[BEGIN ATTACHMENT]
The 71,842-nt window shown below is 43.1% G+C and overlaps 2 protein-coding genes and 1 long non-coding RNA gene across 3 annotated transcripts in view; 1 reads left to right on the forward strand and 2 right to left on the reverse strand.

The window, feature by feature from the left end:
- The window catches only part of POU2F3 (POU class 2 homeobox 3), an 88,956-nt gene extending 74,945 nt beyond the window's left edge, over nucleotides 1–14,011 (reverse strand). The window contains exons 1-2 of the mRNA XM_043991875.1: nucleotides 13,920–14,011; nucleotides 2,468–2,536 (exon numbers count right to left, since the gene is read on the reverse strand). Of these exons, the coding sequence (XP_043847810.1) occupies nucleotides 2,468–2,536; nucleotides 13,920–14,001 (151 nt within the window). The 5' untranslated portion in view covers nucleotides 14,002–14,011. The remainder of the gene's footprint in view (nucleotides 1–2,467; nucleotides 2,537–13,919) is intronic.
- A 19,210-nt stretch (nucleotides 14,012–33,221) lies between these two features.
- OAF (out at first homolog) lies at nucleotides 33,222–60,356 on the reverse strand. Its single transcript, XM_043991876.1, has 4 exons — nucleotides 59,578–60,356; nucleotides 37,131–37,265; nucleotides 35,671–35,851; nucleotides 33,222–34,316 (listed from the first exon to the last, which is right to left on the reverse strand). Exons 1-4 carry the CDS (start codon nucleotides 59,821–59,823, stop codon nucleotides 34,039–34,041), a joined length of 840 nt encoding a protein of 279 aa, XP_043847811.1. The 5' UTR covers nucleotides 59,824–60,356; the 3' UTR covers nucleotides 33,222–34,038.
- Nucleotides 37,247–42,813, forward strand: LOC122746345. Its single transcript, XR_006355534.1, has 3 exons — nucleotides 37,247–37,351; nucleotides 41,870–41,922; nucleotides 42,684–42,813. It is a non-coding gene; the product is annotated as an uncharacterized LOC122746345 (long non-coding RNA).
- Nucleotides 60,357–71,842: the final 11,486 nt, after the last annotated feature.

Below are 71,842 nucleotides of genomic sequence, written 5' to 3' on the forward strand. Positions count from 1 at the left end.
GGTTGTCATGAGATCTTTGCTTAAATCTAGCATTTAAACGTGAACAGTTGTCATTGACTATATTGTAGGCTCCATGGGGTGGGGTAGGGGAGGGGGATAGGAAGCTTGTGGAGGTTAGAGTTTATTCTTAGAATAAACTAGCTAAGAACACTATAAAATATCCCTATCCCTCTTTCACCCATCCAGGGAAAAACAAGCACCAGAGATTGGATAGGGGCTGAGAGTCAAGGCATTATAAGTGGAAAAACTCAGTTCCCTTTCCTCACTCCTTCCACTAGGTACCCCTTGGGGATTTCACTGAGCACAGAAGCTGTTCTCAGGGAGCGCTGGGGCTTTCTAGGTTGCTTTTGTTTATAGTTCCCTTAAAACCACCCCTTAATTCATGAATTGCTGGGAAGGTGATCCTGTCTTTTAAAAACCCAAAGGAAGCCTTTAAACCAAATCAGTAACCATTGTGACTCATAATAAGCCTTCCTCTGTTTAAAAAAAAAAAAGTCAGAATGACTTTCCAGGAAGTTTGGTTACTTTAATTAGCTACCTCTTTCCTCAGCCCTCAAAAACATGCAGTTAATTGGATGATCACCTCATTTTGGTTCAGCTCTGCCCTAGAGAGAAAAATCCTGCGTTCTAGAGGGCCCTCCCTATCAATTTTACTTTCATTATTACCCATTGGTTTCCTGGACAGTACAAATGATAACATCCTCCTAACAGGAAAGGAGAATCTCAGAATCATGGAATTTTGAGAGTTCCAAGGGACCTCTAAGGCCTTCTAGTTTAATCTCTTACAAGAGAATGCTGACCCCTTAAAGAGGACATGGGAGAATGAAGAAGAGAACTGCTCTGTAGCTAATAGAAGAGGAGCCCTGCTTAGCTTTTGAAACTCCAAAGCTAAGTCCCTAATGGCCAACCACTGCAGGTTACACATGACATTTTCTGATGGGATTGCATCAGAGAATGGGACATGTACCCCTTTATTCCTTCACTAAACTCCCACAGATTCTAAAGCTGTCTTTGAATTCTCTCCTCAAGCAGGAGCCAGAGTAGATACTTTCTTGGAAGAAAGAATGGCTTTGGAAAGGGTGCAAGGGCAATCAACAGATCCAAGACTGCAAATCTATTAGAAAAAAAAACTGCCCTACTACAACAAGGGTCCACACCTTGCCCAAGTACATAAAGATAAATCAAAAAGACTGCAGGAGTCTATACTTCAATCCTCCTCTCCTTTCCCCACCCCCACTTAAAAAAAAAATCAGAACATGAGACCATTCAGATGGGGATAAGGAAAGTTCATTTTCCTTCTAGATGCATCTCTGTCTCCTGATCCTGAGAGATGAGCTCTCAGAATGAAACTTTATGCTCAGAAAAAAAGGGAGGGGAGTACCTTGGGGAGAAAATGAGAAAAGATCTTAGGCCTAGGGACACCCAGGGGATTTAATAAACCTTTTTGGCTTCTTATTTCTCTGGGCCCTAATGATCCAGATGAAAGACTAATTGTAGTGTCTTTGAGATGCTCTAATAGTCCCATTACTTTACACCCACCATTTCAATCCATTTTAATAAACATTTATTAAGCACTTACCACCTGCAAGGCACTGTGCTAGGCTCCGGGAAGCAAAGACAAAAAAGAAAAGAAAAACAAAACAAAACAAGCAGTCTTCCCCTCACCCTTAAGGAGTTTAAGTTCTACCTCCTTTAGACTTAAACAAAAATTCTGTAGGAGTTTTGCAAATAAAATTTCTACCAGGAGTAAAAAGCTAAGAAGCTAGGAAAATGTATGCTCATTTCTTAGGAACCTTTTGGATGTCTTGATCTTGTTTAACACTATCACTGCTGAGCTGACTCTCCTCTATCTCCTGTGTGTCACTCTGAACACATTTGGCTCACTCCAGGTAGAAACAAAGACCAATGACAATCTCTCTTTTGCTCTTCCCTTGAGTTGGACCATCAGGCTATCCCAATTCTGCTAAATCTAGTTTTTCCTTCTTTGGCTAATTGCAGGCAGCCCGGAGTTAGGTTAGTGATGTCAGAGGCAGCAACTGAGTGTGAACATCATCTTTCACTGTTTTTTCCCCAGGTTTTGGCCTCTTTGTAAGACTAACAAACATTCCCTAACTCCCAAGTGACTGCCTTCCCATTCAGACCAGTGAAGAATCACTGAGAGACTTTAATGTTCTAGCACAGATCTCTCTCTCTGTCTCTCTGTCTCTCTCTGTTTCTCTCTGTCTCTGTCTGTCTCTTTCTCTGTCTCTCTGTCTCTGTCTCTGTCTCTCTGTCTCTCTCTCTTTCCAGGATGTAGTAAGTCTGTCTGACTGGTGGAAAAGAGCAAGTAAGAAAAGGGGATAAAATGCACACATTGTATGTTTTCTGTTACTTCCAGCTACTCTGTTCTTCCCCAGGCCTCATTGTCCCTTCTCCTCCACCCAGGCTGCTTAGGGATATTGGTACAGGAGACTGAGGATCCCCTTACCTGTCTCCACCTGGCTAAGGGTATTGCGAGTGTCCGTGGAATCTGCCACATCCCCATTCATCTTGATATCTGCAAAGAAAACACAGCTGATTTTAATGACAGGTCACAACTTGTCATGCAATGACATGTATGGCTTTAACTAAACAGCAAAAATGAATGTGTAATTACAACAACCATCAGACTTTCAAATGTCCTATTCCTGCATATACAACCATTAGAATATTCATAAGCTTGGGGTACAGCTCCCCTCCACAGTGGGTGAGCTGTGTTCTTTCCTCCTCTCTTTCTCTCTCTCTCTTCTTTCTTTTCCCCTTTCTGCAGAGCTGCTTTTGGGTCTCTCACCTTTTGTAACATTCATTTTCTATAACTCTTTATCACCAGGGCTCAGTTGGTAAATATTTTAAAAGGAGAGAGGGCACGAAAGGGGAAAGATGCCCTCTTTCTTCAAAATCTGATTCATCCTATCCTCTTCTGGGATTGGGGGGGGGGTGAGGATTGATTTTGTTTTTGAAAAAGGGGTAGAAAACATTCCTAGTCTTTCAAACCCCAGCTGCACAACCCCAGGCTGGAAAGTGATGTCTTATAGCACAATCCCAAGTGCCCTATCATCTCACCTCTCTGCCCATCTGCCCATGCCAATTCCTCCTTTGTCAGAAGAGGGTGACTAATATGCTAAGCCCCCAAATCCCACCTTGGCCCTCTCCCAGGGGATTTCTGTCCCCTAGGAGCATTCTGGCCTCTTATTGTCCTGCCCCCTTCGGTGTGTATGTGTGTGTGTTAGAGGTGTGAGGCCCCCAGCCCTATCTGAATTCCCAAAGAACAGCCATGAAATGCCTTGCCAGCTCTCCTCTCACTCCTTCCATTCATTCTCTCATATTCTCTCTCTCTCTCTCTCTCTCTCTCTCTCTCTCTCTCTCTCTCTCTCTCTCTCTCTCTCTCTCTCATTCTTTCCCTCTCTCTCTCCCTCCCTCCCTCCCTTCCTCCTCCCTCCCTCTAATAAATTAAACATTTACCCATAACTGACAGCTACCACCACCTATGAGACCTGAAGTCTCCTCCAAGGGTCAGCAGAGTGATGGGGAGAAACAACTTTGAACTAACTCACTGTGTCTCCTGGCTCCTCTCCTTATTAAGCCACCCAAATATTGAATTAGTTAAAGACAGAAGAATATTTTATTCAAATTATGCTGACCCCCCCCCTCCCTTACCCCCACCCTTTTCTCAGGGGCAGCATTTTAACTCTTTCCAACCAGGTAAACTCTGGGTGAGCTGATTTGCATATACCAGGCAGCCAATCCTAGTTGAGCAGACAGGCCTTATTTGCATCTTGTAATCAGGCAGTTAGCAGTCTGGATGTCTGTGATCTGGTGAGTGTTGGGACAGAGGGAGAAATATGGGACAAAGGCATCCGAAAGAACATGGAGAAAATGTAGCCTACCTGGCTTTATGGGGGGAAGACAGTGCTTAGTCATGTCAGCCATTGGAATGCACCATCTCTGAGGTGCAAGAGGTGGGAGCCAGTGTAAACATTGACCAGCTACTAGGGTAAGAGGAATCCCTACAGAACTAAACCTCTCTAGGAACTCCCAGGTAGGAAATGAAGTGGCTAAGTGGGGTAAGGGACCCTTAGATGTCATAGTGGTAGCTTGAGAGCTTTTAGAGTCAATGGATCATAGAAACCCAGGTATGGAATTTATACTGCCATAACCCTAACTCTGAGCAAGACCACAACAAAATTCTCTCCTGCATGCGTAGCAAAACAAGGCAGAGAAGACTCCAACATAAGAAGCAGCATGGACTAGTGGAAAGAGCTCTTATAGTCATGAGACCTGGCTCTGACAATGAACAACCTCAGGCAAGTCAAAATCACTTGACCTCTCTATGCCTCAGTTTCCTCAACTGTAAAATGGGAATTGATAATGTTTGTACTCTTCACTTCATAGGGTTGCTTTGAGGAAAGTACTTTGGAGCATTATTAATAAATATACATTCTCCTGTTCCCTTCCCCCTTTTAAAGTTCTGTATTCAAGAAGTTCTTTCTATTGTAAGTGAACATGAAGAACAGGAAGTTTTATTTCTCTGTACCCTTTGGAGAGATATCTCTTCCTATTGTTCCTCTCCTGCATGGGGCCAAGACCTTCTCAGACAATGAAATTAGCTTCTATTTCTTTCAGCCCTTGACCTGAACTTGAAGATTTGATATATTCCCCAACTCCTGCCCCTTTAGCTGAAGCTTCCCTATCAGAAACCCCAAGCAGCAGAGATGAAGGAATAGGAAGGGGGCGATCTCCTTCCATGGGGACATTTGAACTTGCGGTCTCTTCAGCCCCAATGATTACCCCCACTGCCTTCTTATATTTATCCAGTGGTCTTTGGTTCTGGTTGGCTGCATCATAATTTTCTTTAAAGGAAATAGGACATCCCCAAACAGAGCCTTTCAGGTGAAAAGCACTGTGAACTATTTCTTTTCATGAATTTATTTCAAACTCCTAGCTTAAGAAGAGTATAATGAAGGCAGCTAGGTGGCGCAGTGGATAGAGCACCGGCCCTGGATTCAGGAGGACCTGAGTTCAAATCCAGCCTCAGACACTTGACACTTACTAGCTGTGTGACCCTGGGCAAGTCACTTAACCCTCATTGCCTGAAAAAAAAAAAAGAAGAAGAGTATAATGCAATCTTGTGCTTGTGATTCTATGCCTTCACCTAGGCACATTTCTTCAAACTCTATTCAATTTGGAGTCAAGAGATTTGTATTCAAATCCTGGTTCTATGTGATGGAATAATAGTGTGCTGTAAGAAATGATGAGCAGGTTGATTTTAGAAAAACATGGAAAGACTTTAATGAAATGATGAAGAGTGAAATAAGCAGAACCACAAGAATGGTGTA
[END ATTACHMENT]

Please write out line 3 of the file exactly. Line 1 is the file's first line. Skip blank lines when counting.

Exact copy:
- The window catches only part of POU2F3 (POU class 2 homeobox 3), an 88,956-nt gene extending 74,945 nt beyond the window's left edge, over nucleotides 1–14,011 (reverse strand). The window contains exons 1-2 of the mRNA XM_043991875.1: nucleotides 13,920–14,011; nucleotides 2,468–2,536 (exon numbers count right to left, since the gene is read on the reverse strand). Of these exons, the coding sequence (XP_043847810.1) occupies nucleotides 2,468–2,536; nucleotides 13,920–14,001 (151 nt within the window). The 5' untranslated portion in view covers nucleotides 14,002–14,011. The remainder of the gene's footprint in view (nucleotides 1–2,467; nucleotides 2,537–13,919) is intronic.